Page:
Food as art

Appreciating the presentation

By Ken Swarner on June 12, 2008

Jonathon Jones, an art critic with the Guardian in London penned a terse column last year after (much to his chagrin) Ferran Adria, chef-proprietor of the celebrated Spanish restaurant El Bulli, had been invited to participate in Germany’s Documenta art show.

Chefs as artists? Jones says “not.”

“In reality, even a genius among chefs is obliged to please the customer (and cook to order), which means no chef can claim the freedom of mind that artists won in the Renaissance,” Jones wrote. “Caravaggio could paint fruit that looked good enough to eat, but he also painted tortures to turn your stomach; that’s art. Until people go to a restaurant to think about death, cooking won’t be art.”

I’ve eaten some dishes that tortured me, but I suppose Jones had something else in mind. Is he right, though?

“Generally art is a (product of) human activity, made with the intention of stimulating the human senses as well as the human mind; by transmitting emotions and/or ideas,” according to Wikipedia. “Beyond this description, there is no general agreed-upon definition of art.”

I’ve experienced meals that transformed my life — real passion, form and beauty. If Congo the monkey fetches $25,000 for his art, then I’m damn sure celebrity chef Daniel Boulud’s oyster filled with slices of scallop and cavier, Chincoteague oysters, a sprinkle of lime, oyster liquor, grated horseradish and a garnish of crunchy celery, radishes, minced chives and a dab of uni deserves a place in the Louvre.

In fact, Ferran Adria wrote this of his work: “The act of eating engages all the senses as well as the mind. Preparing and serving food could therefore be the most complex and comprehensive of the performing arts.”

I suppose if more people embraced food as art, there would also be fewer starving artists.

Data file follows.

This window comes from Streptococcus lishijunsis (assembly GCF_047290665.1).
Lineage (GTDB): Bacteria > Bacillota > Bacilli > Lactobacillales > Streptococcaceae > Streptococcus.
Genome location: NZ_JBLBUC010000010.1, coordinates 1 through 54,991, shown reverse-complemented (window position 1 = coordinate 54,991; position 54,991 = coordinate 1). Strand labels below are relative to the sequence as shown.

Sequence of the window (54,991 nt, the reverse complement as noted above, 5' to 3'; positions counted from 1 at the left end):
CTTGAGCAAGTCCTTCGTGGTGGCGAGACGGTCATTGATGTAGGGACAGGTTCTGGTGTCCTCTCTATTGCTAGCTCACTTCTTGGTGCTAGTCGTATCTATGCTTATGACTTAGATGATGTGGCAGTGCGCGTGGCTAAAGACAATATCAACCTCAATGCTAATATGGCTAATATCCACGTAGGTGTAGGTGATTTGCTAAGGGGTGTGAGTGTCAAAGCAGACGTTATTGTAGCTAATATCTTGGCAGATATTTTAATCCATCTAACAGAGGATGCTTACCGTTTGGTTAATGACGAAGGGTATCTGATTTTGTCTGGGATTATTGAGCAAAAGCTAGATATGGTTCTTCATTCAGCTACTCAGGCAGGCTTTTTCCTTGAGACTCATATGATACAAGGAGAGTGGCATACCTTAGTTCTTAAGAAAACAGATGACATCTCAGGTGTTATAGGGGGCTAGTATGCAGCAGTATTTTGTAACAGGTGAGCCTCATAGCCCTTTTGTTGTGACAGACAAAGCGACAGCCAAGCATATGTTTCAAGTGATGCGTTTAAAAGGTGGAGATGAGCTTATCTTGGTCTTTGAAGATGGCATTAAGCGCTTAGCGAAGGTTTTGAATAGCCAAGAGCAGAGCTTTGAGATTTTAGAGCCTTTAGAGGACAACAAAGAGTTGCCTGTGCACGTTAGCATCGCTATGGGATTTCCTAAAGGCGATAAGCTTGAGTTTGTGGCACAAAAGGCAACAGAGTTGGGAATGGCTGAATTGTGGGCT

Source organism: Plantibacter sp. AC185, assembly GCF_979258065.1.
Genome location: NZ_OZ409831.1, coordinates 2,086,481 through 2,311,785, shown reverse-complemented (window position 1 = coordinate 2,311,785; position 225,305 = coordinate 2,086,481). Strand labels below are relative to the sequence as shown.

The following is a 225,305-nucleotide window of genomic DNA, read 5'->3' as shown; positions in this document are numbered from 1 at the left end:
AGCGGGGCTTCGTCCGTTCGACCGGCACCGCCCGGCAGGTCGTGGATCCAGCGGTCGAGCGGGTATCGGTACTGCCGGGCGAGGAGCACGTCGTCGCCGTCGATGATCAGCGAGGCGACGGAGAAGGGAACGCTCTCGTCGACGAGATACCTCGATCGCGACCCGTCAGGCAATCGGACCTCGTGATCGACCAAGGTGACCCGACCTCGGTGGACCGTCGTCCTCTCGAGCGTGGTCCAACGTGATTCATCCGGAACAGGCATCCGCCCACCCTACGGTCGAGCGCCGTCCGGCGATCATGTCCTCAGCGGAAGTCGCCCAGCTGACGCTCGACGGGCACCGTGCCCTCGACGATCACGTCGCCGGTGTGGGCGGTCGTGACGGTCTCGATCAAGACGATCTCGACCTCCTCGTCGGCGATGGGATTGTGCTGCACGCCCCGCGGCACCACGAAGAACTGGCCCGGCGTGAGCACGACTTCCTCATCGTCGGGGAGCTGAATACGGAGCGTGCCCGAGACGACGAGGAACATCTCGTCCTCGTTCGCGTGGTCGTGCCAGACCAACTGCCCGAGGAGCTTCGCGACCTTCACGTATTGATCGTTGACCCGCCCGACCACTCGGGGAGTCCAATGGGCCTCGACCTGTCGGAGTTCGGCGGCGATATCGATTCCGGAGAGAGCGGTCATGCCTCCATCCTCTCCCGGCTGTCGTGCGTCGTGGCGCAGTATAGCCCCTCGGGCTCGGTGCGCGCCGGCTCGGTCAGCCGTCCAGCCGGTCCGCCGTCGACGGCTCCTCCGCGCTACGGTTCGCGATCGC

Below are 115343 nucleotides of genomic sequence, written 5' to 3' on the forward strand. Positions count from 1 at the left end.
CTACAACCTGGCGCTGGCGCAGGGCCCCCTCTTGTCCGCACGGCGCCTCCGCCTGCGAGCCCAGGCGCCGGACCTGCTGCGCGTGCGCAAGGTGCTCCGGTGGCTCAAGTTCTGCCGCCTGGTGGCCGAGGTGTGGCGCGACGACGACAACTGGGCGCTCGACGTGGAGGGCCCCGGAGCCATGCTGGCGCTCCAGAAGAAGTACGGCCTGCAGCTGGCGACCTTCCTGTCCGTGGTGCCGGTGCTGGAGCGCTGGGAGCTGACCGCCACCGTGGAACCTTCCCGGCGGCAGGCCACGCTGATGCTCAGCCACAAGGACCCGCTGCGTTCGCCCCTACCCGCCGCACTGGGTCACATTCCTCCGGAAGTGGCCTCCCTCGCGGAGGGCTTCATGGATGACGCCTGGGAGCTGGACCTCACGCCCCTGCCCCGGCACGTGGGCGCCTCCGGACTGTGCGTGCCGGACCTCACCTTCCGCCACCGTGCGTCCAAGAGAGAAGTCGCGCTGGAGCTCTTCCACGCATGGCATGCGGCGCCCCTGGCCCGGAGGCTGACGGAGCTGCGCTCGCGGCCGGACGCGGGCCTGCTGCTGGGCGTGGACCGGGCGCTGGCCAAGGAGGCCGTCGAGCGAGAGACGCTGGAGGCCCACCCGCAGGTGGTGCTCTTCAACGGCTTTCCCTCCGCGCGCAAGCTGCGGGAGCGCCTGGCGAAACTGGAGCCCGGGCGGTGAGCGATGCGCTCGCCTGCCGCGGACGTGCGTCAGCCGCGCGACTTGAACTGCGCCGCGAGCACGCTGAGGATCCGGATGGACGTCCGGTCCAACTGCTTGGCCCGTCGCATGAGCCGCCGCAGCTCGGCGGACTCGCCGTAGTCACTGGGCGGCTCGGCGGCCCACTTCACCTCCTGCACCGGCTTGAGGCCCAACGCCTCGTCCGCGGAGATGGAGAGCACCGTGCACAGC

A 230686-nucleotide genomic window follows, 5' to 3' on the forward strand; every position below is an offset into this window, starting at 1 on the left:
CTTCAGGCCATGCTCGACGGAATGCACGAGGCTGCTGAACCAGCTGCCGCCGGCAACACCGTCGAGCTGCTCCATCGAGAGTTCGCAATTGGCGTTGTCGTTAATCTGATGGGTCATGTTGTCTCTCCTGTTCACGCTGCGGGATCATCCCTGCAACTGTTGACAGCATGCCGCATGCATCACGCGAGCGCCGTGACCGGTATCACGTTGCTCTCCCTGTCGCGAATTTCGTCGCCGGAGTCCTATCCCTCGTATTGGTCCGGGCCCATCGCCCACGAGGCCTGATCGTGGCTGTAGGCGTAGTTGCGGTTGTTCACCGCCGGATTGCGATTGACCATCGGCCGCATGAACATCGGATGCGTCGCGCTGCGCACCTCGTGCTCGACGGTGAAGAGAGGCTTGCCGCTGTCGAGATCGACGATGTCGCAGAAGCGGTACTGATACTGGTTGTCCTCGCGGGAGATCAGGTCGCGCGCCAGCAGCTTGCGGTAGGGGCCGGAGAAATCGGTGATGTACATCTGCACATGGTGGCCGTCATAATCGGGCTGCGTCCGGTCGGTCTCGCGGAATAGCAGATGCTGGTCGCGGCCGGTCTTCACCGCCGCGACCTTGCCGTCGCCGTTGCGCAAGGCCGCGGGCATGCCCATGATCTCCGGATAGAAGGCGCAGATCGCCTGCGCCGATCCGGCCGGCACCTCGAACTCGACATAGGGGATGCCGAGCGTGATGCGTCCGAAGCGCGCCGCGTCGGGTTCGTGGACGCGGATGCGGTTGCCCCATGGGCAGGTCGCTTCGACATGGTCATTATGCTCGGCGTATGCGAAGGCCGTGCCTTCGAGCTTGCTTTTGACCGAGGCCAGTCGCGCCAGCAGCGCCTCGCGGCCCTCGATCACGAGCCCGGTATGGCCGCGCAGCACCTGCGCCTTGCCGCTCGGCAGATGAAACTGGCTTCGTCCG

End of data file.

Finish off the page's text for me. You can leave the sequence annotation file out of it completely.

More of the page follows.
On with the show

Food as art arrives tableside in many forms. In Thailand, cooks love black colored food because it makes an exceptional backdrop for the other colors that go on the plate. 

That’s a detail Olympia’s Dana Squires appreciates. Squires not only paints pictures of food, she literally chops, bakes and purees it into her art. Take, for example, her quarterly bento boxes. The Japanese bento box is traditionally a take-out or home packed full service meal in a lacquer container. Every three or four months, Squires gives family and friends decorated bento boxes full of meals she prepared around a certain theme — a la art in a box.

Recently, Squires created Flower Bentos in bright floral boxes. Inside, she prepared an around the world tour — spicy Thai Nasturtium salad, Persian Jeweled Rice with saffron and rose petals, Moroccan Orange Flower Water Biscuits served on a banana flower petal, Dandelion greens, Lavender shortbread and flowering tea — these accompanied with poems and quotes all purposely displayed like a grand collage.

It made sense to ask Squires if she believes the visual aspects of presentation affect the taste of the food.

“I think the visual presentation affects the whole experience of eating,” Squires says. “Like the different feel of eating in a greasy spoon and a haute bistro, the experience surrounding the eating influences state of mind. Eating something beautiful puts you in that ‘space’ of having a lovely enjoyable experience, even before you taste.”

Squires participates this August in Olympia’s Here Today, a public art event featuring eight artists adorning the city in a variety of mediums. Squire’s work Leaf & Twig includes three trees decorated with paper leaves covered in earthy and exotic spices.  Literally, the trees will smell as good as they look.